Unlike other living beings, human beings do not merely seek survival but essentially want to live a good life. Justice is the essential requirement to lead a good life. One cannot lead a good life without meeting their needs, and it’s possible to meet one’s needs only in the presence of Justice.

The Republic discusses Justice in the form of a dialogue.

Plato borrowed the Dialectical Method from his mentor, Socrates, and this methodology is known by that name.

The dialogue takes place between Socrates, Glaucon, Adeimantus, Cephalus and Thrasymachus.

The dialogue reached the conclusion that if one were permitted to suppress another, complete anarchy would ensue, and it would become challenging to maintain any state of affairs.

To save oneself from any such suffering and to prevent injustice, men enter into a contract to prevent injustice upon themselves or on others. That is also how laws came into existence to codify standard human conduct and bring a sense of Justice.


Plato characterises human behaviour in three main sources:
  • Desire (or Appetite)
  • Emotion (or Spirit)
  • Knowledge (or Intellect)

Each human being has all three emotions but what varies is the degree to which these emotions are present in them. According to Plato, those who are restless and rapacious are considered fit for trade, while others who are driven by their emotions or spirit are deemed best suited to become soldiers.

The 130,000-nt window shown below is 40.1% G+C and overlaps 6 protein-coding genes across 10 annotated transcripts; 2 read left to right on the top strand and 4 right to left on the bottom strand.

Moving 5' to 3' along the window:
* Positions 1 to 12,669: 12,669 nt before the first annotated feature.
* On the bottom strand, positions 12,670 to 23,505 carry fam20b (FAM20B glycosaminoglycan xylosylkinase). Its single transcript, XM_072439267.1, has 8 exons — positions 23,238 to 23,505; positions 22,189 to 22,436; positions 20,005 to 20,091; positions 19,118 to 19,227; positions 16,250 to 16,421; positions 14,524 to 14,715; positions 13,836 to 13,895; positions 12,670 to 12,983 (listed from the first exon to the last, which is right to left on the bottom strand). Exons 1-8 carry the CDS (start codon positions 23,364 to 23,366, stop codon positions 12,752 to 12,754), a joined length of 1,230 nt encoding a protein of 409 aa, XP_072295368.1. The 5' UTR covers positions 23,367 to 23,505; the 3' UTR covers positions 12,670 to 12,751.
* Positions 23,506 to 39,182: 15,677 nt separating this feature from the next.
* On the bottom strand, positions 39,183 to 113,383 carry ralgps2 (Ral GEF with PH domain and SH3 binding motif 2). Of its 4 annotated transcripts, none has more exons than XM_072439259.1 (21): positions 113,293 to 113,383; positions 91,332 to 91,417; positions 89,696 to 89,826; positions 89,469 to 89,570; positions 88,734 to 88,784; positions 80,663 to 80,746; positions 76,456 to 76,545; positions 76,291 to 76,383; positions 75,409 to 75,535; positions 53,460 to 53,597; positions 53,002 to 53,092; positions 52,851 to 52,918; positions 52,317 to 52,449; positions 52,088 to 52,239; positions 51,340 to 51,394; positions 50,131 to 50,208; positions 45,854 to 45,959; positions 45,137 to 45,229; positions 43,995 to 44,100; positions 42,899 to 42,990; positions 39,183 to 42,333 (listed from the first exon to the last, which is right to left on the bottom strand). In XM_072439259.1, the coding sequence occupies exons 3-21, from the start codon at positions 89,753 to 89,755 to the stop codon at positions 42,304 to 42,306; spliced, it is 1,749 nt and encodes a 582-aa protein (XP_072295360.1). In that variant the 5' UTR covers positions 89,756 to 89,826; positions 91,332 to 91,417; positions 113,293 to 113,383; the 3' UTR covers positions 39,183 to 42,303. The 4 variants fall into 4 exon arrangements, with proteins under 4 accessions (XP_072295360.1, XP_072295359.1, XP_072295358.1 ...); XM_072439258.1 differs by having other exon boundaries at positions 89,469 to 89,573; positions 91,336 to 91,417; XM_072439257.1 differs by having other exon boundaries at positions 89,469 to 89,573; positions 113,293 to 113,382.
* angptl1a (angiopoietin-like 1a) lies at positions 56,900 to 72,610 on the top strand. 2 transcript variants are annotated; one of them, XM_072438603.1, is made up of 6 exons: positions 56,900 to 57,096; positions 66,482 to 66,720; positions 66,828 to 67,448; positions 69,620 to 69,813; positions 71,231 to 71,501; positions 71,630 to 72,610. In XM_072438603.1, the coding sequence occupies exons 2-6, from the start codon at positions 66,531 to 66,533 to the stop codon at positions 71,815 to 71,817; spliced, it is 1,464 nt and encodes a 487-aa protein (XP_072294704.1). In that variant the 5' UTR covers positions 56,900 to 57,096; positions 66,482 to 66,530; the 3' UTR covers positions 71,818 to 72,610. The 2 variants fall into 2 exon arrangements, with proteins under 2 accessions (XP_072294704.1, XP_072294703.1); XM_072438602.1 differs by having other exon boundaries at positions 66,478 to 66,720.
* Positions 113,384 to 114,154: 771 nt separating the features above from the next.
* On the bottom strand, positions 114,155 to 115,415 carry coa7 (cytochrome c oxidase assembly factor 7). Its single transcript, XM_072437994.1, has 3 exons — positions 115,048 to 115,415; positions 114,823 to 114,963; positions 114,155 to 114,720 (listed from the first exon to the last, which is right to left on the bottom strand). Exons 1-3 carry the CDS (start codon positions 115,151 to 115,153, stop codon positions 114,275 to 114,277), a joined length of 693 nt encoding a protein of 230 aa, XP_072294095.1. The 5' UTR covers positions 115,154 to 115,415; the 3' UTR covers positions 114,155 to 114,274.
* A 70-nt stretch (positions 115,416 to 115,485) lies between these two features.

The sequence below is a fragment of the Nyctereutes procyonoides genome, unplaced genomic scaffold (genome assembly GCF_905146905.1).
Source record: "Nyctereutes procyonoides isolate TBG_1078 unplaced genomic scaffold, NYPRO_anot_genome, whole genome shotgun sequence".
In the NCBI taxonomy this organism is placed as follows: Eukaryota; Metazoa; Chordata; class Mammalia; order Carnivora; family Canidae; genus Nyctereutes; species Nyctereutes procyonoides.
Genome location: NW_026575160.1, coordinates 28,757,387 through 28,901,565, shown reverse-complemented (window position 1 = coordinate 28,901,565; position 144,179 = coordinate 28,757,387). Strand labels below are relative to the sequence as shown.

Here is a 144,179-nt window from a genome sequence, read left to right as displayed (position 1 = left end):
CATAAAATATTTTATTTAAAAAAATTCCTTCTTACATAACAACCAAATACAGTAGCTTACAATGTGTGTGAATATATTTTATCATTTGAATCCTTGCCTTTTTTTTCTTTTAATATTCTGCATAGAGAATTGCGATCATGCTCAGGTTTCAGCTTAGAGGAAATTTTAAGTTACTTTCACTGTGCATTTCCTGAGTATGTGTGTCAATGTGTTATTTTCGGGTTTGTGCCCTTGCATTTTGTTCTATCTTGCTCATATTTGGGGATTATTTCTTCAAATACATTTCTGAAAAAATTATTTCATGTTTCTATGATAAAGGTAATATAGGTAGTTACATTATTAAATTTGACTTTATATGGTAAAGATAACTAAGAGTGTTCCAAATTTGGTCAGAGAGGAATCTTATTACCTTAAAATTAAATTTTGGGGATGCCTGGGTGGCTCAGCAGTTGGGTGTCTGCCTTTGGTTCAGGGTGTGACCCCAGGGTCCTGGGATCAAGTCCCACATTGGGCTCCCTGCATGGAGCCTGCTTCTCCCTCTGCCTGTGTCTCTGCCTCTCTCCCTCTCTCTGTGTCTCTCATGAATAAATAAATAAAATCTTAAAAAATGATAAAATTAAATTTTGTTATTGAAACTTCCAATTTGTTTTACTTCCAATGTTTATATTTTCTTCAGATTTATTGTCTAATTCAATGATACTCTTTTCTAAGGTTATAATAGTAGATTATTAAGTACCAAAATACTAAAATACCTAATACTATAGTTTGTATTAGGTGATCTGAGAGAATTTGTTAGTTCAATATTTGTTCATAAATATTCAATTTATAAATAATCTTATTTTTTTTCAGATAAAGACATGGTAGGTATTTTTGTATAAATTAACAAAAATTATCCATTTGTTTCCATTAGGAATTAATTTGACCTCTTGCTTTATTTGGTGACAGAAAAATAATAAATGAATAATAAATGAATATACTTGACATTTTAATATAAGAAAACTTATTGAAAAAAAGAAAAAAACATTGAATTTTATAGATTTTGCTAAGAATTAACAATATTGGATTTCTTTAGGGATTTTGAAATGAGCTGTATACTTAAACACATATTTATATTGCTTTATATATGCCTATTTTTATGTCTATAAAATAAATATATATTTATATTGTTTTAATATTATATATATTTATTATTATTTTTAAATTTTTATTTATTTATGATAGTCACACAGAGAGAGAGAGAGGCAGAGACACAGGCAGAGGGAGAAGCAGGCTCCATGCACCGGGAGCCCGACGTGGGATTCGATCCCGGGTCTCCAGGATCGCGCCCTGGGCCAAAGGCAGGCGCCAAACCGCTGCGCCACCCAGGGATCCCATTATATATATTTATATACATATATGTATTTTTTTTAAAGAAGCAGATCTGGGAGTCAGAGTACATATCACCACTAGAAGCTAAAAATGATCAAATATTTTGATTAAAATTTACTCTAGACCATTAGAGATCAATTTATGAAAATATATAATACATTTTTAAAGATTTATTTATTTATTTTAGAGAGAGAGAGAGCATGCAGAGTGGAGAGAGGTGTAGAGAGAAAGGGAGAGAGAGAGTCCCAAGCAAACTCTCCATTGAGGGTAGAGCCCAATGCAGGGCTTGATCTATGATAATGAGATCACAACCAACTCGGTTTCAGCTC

Lastly, there are few individuals who derive no pleasure from worldly pursuits or victories, and they find contentment in meditation.

Such beings, who yearn to learn and are constantly in search of truth, are deemed by Plato as the only ones fit to rule.

Plato thinks that just like the perfect individual is the one who has the ideal combination of desire, emotion and knowledge, a just state is the one that has individuals as its citizens for trade, to be soldiers and to rule. In the perfect state, individuals driven by desire will lead to growth and production but would not rule; the military armies would maintain security but not rule either. Only the individuals who have no appetite to gain material possession or power and are forces of knowledge would become the rulers.

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Plato’s theory of Justice is famously known as the Architectonic Theory of Justice.

He explains that as during the construction of a building, each part is assigned to different artisans, but the architect combines it to contribute to the final outlay of the building and add to its splendour.

Similarly, the three cardinal virtues, namely Temperance, Courage, and Wisdom, would be cultivated by Traders, Soldiers and Philosopher class, respectively, and Justice, the fourth virtue, would act as the architect establishing a perfect state. Due to this inference between architecture and the organisation of society, his theory is also called the Architectonic Theory of Justice.

To conclude, Plato considers Justice to be a necessary condition of the good life. It is conducive to human happiness. The Republic, his famous work, is the most important work that explains his idea of justice.

His theory of justice, which builds upon moral foundations, clarifies virtues, and classifies social classes, is considered relevant for all ages today.